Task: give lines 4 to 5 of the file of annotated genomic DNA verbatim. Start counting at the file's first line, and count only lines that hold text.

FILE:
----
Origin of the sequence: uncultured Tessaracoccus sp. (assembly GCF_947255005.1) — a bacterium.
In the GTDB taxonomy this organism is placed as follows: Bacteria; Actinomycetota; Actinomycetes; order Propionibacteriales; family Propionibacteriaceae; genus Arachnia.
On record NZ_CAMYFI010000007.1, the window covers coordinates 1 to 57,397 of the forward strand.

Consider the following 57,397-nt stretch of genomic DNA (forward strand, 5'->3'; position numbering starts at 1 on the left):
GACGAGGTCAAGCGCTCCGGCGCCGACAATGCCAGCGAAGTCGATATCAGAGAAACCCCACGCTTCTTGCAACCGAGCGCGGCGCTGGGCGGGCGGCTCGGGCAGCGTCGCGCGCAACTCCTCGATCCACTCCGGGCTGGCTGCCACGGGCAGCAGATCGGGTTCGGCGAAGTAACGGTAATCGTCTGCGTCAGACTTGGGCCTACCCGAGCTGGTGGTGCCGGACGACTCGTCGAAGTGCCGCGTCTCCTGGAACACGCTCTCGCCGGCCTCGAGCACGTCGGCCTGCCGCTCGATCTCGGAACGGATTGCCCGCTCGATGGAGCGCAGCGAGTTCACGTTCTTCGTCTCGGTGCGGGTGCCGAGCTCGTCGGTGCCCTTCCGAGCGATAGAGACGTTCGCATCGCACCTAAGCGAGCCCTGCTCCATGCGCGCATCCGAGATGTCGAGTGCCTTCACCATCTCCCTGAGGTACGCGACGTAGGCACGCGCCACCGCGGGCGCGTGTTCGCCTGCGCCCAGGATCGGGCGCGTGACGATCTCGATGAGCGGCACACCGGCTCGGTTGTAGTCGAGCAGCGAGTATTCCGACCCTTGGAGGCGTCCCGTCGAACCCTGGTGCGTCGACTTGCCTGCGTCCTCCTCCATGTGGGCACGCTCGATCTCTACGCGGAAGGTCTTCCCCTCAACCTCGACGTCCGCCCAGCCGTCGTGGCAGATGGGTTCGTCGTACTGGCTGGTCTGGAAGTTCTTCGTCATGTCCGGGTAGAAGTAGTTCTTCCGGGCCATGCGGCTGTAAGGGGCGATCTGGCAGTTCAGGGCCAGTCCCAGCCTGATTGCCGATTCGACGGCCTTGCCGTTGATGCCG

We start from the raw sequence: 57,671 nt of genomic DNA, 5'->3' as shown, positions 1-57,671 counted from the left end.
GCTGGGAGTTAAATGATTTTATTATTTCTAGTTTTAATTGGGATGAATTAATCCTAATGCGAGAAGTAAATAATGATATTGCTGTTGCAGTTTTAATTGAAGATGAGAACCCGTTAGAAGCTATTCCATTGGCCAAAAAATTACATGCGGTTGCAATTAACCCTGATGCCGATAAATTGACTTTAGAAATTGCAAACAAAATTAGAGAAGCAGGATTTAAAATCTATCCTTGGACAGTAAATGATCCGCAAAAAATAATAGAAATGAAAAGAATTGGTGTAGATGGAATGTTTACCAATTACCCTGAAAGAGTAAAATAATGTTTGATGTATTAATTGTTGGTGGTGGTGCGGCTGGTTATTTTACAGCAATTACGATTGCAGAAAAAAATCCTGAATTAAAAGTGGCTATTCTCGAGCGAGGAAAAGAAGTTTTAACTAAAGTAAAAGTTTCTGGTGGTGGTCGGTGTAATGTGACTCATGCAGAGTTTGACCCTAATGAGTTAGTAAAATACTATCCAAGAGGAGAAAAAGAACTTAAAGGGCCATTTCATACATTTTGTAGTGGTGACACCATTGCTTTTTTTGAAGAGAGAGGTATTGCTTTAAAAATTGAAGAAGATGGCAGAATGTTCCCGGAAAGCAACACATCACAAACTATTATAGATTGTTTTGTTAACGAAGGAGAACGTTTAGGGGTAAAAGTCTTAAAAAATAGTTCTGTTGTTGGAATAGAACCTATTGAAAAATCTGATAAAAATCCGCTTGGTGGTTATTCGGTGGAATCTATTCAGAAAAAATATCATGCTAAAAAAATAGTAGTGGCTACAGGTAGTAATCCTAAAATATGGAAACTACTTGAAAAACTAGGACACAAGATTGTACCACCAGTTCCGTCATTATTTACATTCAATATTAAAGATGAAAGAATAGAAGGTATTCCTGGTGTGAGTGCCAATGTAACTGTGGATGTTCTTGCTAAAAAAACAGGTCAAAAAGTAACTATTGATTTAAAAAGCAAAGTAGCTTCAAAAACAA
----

Consider the following 57,397-nt stretch of genomic DNA (forward strand, 5'->3'; position numbering starts at 1 on the left):
GACGAGGTCAAGCGCTCCGGCGCCGACAATGCCAGCGAAGTCGATATCAGAGAAACCCCACGCTTCTTGCAACCGAGCGCGGCGCTGGGCGGGCGGCTCGGGCAGCGTCGCGCGCAACTCCTCGATCCACTCCGGGCTGGCTGCCACGGGCAGCAGATCGGGTTCGGCGAAGTAACGGTAATCGTCTGCGTCAGACTTGGGCCTACCCGAGCTGGTGGTGCCGGACGACTCGTCGAAGTGCCGCGTCTCCTGGAACACGCTCTCGCCGGCCTCGAGCACGTCGGCCTGCCGCTCGATCTCGGAACGGATTGCCCGCTCGATGGAGCGCAGCGAGTTCACGTTCTTCGTCTCGGTGCGGGTGCCGAGCTCGTCGGTGCCCTTCCGAGCGATAGAGACGTTCGCATCGCACCTAAGCGAGCCCTGCTCCATGCGCGCATCCGAGATGTCGAGTGCCTTCACCATCTCCCTGAGGTACGCGACGTAGGCACGCGCCACCGCGGGCGCGTGTTCGCCTGCGCCCAGGATCGGGCGCGTGACGATCTCGATGAGCGGCACACCGGCTCGGTTGTAGTCGAGCAGCGAGTATTCCGACCCTTGGAGGCGTCCCGTCGAACCCTGGTGCGTCGACTTGCCTGCGTCCTCCTCCATGTGGGCACGCTCGATCTCTACGCGGAAGGTCTTCCCCTCAACCTCGACGTCCGCCCAGCCGTCGTGGCAGATGGGTTCGTCGTACTGGCTGGTCTGGAAGTTCTTCGTCATGTCCGGGTAGAAGTAGTTCTTCCGGGCCATGCGGCTGTAAGGGGCGATCTGGCAGTTCAGGGCCAGTCCCAGCCTGATTGCCGATTCGACGGCCTTGCCGTTGATGCCG